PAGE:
A few years ago, a flurry of internet concerns circulated about baby carrots not really being a young baby vegetable, as was implied.
The truth of all that uproar is that carrots were saved from their own demise, simply by manufacturers whittling them down to a small, edible size. What happened next is that Americans started to consume carrots like never before. It was a brilliant marketing strategy that also reduced the wasting of deformed and unwanted carrots (sigh). Without a doubt, the carrot is the premier vegetable delivering the highest per serving of an important nutrient: beta carotene. The Carrot Museum is a cool website that gives considerable details on this orange cutie, so check it out.
One word of caution; some carrots are washed in chlorinated water to preserve them, so be aware of that unwanted chemical. Some alternative packaging uses more friendly preservatives, like citric acid.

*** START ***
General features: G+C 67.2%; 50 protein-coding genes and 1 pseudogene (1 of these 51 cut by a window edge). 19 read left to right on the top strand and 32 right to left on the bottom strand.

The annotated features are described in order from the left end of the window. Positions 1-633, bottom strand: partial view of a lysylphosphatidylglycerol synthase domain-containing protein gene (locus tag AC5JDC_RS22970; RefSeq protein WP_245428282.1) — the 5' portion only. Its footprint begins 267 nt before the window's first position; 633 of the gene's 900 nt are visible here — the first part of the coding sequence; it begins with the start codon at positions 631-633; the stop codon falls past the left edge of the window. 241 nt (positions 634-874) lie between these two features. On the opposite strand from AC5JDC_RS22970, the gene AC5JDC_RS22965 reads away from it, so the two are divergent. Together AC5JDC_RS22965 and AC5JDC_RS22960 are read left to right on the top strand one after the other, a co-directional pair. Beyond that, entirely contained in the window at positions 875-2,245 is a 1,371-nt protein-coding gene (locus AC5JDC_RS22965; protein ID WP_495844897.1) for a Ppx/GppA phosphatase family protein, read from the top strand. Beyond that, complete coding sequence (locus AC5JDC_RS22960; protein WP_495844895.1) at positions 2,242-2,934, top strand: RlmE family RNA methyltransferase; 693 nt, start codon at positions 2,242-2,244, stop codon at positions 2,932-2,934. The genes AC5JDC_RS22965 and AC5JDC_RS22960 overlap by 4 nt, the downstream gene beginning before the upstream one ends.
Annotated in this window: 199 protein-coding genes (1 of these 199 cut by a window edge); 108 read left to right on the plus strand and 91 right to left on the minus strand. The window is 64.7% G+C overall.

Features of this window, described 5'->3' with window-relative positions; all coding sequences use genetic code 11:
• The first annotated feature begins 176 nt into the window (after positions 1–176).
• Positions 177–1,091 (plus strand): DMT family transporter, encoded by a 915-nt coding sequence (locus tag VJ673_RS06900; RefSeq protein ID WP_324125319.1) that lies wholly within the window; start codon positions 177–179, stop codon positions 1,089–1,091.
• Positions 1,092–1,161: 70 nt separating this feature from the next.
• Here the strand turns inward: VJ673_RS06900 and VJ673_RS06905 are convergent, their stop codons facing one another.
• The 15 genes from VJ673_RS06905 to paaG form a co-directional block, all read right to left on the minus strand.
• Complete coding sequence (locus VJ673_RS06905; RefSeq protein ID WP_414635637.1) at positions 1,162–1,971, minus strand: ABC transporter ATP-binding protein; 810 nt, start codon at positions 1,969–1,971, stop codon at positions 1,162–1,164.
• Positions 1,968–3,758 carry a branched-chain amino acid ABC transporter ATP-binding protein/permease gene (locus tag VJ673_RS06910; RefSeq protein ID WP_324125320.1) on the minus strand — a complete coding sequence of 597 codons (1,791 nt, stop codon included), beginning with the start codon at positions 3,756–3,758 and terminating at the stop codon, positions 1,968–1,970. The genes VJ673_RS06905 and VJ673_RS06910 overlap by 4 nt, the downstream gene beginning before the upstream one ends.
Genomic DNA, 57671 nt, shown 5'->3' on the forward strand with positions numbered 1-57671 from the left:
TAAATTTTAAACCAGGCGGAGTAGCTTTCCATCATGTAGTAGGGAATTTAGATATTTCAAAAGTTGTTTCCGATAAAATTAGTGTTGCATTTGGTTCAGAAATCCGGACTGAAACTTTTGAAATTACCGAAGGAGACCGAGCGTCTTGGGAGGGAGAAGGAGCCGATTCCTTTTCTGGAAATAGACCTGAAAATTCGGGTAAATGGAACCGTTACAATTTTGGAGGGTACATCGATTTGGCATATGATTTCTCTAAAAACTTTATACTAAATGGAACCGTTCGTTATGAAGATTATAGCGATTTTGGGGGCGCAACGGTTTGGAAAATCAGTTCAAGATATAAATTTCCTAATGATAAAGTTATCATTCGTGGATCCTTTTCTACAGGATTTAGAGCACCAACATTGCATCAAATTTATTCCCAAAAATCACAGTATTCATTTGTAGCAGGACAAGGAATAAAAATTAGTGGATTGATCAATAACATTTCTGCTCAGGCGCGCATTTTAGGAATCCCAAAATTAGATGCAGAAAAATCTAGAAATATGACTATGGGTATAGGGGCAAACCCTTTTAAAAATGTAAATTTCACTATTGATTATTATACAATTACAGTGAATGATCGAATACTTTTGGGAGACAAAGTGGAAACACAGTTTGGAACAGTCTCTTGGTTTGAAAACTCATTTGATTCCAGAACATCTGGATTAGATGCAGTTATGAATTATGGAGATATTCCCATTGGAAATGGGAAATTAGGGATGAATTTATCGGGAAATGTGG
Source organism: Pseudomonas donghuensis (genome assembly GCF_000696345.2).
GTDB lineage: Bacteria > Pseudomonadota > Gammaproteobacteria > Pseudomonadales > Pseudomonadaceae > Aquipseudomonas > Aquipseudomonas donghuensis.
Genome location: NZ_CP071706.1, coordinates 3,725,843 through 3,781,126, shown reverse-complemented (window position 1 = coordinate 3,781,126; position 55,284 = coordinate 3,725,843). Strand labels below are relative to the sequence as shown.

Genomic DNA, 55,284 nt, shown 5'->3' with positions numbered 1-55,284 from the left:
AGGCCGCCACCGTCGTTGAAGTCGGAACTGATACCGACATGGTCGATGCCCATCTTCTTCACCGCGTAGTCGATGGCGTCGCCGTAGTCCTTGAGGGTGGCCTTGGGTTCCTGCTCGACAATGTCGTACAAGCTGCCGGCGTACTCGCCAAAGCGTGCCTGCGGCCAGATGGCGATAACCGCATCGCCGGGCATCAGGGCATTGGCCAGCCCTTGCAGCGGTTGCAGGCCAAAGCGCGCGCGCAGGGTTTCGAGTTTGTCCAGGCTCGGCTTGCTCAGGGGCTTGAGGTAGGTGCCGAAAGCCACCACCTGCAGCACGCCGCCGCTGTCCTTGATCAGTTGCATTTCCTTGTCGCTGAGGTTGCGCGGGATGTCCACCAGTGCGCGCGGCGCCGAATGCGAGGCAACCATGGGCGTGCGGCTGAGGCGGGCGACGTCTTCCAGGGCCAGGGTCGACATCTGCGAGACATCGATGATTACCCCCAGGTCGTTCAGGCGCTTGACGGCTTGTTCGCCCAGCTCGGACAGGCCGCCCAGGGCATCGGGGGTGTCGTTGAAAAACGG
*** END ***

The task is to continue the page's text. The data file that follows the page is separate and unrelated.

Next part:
Food as Medicine
The carrot, with its high beta carotene content, helps maintain good eyesight and has beneficial effects for the liver, our main detoxifying organ. Additionally, carrots are high in antioxidants and fiber, which explains why they help with constipation and/or diarrhea. Dr. Michael Murray, in his book: Encyclopedia of Healing Foods (highly recommended resource guide), suggests: “ A diet of one carrot per day could conceivably cut the rate of lung cancer in half.”1
In the aging population, loss of vision is caused by two major diseases: cataracts and macular degeneration. The intake of adequate daily beta carotene (think one good sized carrot) is an excellent preventative for these two problems.
Carrots are great used as a skin poultice. Simply grate a raw carrot, and place over a burn or scraped skin to promote healing. I have used carrots as an eye poultice for tired, sore eyes. Try it!
Recommendations: get creative with carrots. Eat them raw, locally and organically grown, and leave the skin intact, as the skin is where most nutrients lie. If the carrots are not organic, then peel the skin. Drink 6-8 oz of carrot juice several times a week. Try roasting them, using this wonderful recipe.
1.Michael Murray ND, The Condensed Encyclopedia of Healing Foods, Pocket Books, NY,p.72